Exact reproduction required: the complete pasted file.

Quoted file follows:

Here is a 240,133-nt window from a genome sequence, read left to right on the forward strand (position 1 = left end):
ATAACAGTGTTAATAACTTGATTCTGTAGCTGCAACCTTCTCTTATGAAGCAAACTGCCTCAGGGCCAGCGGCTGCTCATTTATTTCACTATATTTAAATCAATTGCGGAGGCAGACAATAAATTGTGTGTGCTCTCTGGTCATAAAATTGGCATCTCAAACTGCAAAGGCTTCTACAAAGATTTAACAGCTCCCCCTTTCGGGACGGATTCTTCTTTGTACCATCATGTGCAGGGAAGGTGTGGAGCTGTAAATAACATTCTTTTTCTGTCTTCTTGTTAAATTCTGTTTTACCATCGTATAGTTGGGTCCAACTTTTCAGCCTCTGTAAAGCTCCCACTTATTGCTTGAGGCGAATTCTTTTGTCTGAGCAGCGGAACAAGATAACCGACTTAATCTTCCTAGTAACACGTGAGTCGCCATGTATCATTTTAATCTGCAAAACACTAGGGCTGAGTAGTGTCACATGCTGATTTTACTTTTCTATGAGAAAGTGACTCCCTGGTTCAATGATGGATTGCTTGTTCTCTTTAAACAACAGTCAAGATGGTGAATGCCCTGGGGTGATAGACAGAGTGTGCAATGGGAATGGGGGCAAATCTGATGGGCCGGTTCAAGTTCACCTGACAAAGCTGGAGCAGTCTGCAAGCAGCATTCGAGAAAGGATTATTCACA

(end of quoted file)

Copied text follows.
Here is a 240,133-nt window from a genome sequence, read left to right on the forward strand (position 1 = left end):
ATAACAGTGTTAATAACTTGATTCTGTAGCTGCAACCTTCTCTTATGAAGCAAACTGCCTCAGGGCCAGCGGCTGCTCATTTATTTCACTATATTTAAATCAATTGCGGAGGCAGACAATAAATTGTGTGTGCTCTCTGGTCATAAAATTGGCATCTCAAACTGCAAAGGCTTCTACAAAGATTTAACAGCTCCCCCTTTCGGGACGGATTCTTCTTTGTACCATCATGTGCAGGGAAGGTGTGGAGCTGTAAATAACATTCTTTTTCTGTCTTCTTGTTAAATTCTGTTTTACCATCGTATAGTTGGGTCCAACTTTTCAGCCTCTGTAAAGCTCCCACTTATTGCTTGAGGCGAATTCTTTTGTCTGAGCAGCGGAACAAGATAACCGACTTAATCTTCCTAGTAACACGTGAGTCGCCATGTATCATTTTAATCTGCAAAACACTAGGGCTGAGTAGTGTCACATGCTGATTTTACTTTTCTATGAGAAAGTGACTCCCTGGTTCAATGATGGATTGCTTGTTCTCTTTAAACAACAGTCAAGATGGTGAATGCCCTGGGGTGATAGACAGAGTGTGCAATGGGAATGGGGGCAAATCTGATGGGCCGGTTCAAGTTCACCTGACAAAGCTGGAGCAGTCTGCAAGCAGCATTCGAGAAAGGATTATTCACA